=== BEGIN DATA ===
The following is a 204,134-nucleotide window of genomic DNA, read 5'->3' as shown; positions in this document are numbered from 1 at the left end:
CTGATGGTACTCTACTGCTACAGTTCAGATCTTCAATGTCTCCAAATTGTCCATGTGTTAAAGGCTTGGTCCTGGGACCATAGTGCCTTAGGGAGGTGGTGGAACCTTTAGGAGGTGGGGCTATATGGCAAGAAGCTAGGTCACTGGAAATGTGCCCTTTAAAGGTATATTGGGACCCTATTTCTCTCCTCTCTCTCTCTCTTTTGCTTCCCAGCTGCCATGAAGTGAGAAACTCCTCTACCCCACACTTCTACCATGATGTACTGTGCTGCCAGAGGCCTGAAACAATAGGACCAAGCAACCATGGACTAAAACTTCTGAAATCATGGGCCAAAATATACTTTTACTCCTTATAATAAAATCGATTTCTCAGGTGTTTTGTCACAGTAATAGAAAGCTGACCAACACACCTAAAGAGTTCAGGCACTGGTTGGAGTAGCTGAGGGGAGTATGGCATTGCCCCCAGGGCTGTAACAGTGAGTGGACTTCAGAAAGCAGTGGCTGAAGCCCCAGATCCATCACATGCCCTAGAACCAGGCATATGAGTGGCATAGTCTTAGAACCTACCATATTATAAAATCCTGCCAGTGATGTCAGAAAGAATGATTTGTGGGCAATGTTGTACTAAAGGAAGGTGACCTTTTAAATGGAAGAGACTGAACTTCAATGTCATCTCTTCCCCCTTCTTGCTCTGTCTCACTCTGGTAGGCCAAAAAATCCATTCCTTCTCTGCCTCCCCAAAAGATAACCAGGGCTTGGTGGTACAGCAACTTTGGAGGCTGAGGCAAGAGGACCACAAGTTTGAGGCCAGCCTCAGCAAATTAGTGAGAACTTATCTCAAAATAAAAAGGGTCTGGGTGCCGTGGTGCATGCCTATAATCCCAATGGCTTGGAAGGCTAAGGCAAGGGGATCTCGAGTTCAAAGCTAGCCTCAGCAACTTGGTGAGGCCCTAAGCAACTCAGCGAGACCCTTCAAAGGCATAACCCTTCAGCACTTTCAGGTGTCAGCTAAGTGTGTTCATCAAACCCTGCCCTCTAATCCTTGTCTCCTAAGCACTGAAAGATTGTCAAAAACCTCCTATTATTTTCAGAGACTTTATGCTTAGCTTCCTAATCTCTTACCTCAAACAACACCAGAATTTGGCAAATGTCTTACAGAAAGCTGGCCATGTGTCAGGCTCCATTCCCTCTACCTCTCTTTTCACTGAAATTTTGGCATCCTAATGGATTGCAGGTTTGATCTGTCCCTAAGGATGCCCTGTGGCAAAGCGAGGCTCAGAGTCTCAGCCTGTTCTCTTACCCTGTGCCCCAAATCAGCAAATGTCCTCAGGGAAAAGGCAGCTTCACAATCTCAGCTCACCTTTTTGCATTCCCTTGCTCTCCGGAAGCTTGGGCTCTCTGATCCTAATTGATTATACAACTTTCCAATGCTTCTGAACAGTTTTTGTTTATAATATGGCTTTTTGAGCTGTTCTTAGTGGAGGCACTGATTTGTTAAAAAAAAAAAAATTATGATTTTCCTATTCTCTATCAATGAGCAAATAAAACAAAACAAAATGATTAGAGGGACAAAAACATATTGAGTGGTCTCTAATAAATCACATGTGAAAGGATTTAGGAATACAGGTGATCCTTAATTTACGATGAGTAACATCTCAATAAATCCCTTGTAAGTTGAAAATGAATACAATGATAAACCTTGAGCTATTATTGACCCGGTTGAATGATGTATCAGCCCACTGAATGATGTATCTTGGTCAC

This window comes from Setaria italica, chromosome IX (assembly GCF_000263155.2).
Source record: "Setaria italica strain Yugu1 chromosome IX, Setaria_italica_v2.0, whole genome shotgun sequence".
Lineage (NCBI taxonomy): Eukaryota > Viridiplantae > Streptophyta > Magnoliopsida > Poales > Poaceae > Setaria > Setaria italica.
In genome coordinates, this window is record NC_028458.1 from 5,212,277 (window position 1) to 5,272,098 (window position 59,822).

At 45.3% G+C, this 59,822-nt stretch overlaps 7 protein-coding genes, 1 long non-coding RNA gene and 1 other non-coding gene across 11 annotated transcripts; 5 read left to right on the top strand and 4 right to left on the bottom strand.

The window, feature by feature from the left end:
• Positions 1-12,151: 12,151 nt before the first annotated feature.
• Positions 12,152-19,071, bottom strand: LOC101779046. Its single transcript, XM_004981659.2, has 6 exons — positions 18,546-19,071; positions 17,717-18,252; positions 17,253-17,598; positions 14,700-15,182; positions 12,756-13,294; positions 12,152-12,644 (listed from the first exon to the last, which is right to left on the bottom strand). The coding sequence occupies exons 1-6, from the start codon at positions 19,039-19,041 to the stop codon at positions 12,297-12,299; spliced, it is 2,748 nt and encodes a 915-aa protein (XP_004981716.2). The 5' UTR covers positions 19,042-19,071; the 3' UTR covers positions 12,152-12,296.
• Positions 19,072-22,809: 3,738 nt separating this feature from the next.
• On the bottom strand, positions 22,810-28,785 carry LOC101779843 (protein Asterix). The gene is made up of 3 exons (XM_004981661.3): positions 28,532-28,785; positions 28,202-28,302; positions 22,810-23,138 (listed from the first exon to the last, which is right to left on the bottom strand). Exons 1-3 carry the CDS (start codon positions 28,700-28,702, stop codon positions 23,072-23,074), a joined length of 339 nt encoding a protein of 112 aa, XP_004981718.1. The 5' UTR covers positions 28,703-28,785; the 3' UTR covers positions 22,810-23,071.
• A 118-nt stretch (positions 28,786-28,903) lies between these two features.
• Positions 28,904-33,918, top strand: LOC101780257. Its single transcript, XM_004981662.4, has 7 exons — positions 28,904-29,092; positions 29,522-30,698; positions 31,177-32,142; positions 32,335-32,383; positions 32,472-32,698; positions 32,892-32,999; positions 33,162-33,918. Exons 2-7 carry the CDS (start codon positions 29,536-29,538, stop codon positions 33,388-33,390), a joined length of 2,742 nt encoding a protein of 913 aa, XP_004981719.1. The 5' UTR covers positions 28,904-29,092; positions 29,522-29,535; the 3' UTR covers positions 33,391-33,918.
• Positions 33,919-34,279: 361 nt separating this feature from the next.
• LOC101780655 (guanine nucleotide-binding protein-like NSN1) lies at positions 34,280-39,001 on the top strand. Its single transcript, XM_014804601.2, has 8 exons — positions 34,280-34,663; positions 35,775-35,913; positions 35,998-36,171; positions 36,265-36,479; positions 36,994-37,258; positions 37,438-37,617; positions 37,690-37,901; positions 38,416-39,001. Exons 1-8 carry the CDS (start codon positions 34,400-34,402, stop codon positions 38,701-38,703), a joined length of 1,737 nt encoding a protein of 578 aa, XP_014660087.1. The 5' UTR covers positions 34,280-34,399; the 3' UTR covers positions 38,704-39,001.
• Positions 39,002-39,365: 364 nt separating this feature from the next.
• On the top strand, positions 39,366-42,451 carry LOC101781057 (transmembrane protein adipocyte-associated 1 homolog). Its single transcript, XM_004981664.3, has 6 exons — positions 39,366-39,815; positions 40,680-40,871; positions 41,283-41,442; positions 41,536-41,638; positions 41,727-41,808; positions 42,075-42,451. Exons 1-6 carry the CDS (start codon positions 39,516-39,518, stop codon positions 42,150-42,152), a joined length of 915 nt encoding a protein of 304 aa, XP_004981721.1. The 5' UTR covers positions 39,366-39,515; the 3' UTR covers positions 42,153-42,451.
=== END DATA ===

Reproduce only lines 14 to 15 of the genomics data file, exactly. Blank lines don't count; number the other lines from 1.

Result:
• Positions 28,904-33,918, top strand: LOC101780257. Its single transcript, XM_004981662.4, has 7 exons — positions 28,904-29,092; positions 29,522-30,698; positions 31,177-32,142; positions 32,335-32,383; positions 32,472-32,698; positions 32,892-32,999; positions 33,162-33,918. Exons 2-7 carry the CDS (start codon positions 29,536-29,538, stop codon positions 33,388-33,390), a joined length of 2,742 nt encoding a protein of 913 aa, XP_004981719.1. The 5' UTR covers positions 28,904-29,092; positions 29,522-29,535; the 3' UTR covers positions 33,391-33,918.
• Positions 33,919-34,279: 361 nt separating this feature from the next.